But you know, low and behold, she's here and this is her second time around. She obviously made the grade. And so apparently, I had good things to think about her, along with the other folks that spent time chatting with her. So obviously, you're an intern here at Microsoft. So, how exactly did you become an intern here?

CHANTALE: That's a good question. So, before I even started college, I actually applied online to Microsoft. I hadn't taken a single computer science class, but I knew I wanted something challenging, and I wanted to do something that's really predicting the future, almost. So, I thought computer science would be a great choice. So, I applied to Microsoft, as one does. (Laughter.)

And from that, I ended up reaching out to the recruiter from my university. I just kind of introduced myself. and then, I met him at a women's brunch panel that they did. And from that, I kind of got–I  got–heard the mission statement, and I knew–and I saw, like, an intro video–and I knew. I was like, I want to work here. Like, this is what I want to do. And then, I interviewed. Got a phone call. Got on site. Met Jason. (Laughter.)

JASON HOWARD: (Laughter.) Amongst other people, yeah.

CHANTALE: Jason has a really good poker face.

JASON HOWARD: Uh-oh. (Laughter.)

CHANTALE: During interviews. (Laughter.)

JASON HOWARD: Note that she says during interviews, because pretty much every other time, like if I'm on a webcast, or I'm in meetings, there is no poker face. But you know, when I have those moments where I have to be serious, oh yeah, I'm pretty good at it.

So, I've got to ask you what has it been like working here at Microsoft, right? This is your second time around. So, for those who are listening, like, how long is the internship? What is it, like three months, two and half months, something like that?

CHANTALE: So, all the internships are 12 weeks.

JASON HOWARD: Okay, so three months.

CHANTALE: Yeah. Three months.

JASON HOWARD: Okay. All right. So, what do you think of the culture here?

CHANTALE: The culture is probably my favorite aspect. Everyone here has this mindset of, like, you can accomplish anything that you want. And, so there's not really limits, and that's something that I really appreciate. Like, if you believe you can do it, you can.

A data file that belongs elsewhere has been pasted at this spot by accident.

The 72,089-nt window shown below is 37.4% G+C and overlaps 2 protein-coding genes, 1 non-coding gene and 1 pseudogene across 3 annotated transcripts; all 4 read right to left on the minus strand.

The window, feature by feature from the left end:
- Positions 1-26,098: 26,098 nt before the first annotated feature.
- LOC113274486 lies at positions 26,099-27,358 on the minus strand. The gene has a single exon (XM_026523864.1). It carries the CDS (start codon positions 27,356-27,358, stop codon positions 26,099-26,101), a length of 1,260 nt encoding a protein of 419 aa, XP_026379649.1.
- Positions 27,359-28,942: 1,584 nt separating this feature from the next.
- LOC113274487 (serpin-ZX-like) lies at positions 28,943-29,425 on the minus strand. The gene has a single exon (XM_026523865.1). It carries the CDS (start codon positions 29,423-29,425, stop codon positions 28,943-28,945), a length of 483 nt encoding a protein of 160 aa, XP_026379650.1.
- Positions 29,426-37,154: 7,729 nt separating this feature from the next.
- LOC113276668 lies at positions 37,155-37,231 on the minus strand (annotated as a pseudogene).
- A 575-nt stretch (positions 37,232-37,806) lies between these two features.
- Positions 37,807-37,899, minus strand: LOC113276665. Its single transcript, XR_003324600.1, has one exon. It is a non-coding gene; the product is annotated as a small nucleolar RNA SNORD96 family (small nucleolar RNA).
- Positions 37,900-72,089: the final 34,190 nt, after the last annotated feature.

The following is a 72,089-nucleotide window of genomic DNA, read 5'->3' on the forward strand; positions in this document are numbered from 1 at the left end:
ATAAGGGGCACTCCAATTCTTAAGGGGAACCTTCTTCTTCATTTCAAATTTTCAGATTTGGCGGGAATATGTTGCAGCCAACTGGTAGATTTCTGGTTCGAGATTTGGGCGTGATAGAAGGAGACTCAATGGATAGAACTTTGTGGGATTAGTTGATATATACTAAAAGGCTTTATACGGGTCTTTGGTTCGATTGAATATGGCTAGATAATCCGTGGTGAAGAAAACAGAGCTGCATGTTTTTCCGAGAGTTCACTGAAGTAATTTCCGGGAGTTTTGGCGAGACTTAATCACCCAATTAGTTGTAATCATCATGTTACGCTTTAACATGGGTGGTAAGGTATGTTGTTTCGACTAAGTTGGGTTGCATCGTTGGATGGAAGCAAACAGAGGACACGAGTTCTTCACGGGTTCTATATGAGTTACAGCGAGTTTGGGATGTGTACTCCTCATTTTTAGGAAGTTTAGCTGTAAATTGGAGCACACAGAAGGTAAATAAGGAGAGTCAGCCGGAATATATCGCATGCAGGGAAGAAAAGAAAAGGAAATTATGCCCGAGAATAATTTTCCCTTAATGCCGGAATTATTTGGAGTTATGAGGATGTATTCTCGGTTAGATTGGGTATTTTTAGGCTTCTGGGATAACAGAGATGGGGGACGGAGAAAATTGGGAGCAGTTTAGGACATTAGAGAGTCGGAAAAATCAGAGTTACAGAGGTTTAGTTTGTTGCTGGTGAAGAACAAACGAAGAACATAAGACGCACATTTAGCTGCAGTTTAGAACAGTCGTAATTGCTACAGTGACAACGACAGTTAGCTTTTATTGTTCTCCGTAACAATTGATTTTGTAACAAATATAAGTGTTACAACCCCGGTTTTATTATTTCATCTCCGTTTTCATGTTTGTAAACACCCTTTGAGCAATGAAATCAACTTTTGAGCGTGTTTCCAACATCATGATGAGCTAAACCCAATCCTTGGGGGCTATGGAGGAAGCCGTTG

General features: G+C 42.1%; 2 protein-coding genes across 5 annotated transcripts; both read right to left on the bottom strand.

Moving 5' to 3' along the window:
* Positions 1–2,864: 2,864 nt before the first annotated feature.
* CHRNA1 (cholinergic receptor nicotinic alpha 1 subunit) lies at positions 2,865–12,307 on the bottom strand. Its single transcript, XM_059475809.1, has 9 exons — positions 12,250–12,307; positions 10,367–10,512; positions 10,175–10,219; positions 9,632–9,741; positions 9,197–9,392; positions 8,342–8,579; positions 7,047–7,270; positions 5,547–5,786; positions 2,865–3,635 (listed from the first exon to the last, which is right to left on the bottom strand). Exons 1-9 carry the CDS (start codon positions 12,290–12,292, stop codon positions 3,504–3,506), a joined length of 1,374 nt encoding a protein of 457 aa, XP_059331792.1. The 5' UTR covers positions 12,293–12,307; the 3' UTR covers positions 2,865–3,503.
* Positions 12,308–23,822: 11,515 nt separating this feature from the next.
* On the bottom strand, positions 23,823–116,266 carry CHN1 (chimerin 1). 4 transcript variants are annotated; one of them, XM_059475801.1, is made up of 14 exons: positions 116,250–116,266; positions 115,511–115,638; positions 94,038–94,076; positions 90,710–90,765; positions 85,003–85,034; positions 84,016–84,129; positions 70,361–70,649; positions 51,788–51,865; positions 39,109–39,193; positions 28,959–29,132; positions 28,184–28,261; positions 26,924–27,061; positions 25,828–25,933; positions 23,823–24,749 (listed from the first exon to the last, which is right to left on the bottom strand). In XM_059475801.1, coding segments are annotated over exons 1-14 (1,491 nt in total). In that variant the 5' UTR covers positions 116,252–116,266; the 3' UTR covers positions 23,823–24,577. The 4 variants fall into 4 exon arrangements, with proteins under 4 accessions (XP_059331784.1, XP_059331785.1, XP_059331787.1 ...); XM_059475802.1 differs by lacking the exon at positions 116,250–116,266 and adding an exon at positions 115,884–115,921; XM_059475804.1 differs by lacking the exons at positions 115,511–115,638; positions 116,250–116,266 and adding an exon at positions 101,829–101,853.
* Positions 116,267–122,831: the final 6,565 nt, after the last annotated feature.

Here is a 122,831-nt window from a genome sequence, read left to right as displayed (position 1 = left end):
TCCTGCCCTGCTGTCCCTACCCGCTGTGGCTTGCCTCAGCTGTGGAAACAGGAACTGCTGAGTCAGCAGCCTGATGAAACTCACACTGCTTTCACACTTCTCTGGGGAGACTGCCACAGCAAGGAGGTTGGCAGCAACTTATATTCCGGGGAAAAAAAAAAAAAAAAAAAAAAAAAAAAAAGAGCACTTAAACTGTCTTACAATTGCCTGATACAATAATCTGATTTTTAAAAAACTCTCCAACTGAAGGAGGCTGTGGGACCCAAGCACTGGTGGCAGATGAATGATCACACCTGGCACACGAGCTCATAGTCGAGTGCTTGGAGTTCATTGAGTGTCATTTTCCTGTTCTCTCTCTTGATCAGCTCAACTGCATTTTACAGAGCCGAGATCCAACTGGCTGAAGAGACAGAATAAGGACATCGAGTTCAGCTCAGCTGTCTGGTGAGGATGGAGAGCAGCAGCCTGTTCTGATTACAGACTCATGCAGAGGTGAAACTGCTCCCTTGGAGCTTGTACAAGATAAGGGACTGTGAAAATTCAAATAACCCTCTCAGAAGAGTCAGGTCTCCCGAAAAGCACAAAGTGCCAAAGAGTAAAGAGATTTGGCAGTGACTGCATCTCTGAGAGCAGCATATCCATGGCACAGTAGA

JASON HOWARD: So, what is it that you've done?

CHANTALE: What have I done? That's a good question. So aside from projects, I've got some really cool opportunities. That's something that I really appreciate about Microsoft, in general.

Like, just a couple weeks ago, I got asked to be a Microsoft Ignite ambassador for one of our big conferences, and that's pretty neat. And then, the same brunch panel that I went to, I got invited back to do it the following year at my university, so I got to share about my experience.


CHANTALE: Outside of work, I like to make videos of my summers.


CHANTALE: And, like, post them online.


CHANTALE: Very fun. (Laughter.)

JASON HOWARD: (Laughter.) So, at least from what I know, the two times that you've been here, you've interned with different teams.

CHANTALE: Correct.

JASON HOWARD: So, the first team, you were with last year was deployment?

CHANTALE: Yes, I was on Windows deployment.

JASON HOWARD: Okay. And what did you do while you were on the deployment team?

CHANTALE: So, I worked on optional features, so features that aren't necessarily built into your operating system, but things you can download. Like, if you get, like, a virtual reality headset, you can download, like, the application to connect your headset to your laptop.